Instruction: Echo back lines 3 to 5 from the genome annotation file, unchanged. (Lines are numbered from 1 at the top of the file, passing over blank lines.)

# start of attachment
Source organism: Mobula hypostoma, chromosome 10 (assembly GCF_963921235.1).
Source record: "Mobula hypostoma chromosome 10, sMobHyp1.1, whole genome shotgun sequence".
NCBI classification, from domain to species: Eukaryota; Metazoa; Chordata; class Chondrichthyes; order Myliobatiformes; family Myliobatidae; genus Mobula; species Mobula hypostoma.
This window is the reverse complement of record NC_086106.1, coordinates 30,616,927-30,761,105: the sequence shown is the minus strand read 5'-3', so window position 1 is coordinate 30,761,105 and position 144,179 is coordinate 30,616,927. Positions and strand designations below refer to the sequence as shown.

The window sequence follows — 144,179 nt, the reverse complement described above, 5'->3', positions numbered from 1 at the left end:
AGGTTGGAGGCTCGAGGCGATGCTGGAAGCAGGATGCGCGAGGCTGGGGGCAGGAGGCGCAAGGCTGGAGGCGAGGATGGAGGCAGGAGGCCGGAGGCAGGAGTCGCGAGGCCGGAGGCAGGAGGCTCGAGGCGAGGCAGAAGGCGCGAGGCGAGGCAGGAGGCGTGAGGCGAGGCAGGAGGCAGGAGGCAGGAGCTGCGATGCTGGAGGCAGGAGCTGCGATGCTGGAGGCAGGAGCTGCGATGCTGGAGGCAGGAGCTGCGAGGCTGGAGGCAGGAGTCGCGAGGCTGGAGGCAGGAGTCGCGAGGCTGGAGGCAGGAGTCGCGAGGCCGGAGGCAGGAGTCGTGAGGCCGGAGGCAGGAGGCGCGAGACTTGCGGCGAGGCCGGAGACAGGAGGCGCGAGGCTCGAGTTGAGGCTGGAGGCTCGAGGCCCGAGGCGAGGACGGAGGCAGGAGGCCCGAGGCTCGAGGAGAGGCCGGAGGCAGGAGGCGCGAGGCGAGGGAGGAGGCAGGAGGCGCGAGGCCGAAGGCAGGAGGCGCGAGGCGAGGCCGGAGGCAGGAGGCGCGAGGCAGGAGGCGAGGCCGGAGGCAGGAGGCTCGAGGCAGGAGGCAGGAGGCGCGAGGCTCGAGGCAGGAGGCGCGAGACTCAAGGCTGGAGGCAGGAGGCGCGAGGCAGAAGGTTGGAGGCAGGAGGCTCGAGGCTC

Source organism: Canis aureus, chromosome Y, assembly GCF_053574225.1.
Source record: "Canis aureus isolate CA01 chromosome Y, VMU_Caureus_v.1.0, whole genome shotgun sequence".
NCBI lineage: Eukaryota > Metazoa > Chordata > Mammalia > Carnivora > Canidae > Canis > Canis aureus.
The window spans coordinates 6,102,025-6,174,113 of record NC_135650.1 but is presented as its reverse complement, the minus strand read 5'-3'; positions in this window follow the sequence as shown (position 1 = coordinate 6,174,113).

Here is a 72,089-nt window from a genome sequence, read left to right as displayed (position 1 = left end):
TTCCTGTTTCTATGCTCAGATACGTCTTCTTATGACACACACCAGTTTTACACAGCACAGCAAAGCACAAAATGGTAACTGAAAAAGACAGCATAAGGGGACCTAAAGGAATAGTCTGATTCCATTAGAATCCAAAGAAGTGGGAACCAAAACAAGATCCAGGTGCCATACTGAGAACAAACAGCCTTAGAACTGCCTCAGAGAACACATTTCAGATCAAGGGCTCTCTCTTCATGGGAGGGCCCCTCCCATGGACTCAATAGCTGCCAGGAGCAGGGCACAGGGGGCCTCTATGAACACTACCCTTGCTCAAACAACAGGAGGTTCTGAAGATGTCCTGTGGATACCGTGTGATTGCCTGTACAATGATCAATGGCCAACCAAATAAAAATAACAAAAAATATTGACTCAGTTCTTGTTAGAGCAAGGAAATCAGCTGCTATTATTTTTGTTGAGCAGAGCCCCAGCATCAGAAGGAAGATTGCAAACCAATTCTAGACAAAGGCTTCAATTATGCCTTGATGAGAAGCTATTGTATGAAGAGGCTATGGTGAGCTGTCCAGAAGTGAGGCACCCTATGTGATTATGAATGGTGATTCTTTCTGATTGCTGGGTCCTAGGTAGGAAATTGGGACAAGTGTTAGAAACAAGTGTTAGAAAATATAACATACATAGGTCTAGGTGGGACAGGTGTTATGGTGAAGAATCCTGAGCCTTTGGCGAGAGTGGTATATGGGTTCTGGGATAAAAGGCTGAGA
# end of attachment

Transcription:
NCBI classification, from domain to species: Eukaryota; Metazoa; Chordata; class Chondrichthyes; order Myliobatiformes; family Myliobatidae; genus Mobula; species Mobula hypostoma.
This window is the reverse complement of record NC_086106.1, coordinates 30,616,927-30,761,105: the sequence shown is the minus strand read 5'-3', so window position 1 is coordinate 30,761,105 and position 144,179 is coordinate 30,616,927. Positions and strand designations below refer to the sequence as shown.

The window sequence follows — 144,179 nt, the reverse complement described above, 5'->3', positions numbered from 1 at the left end: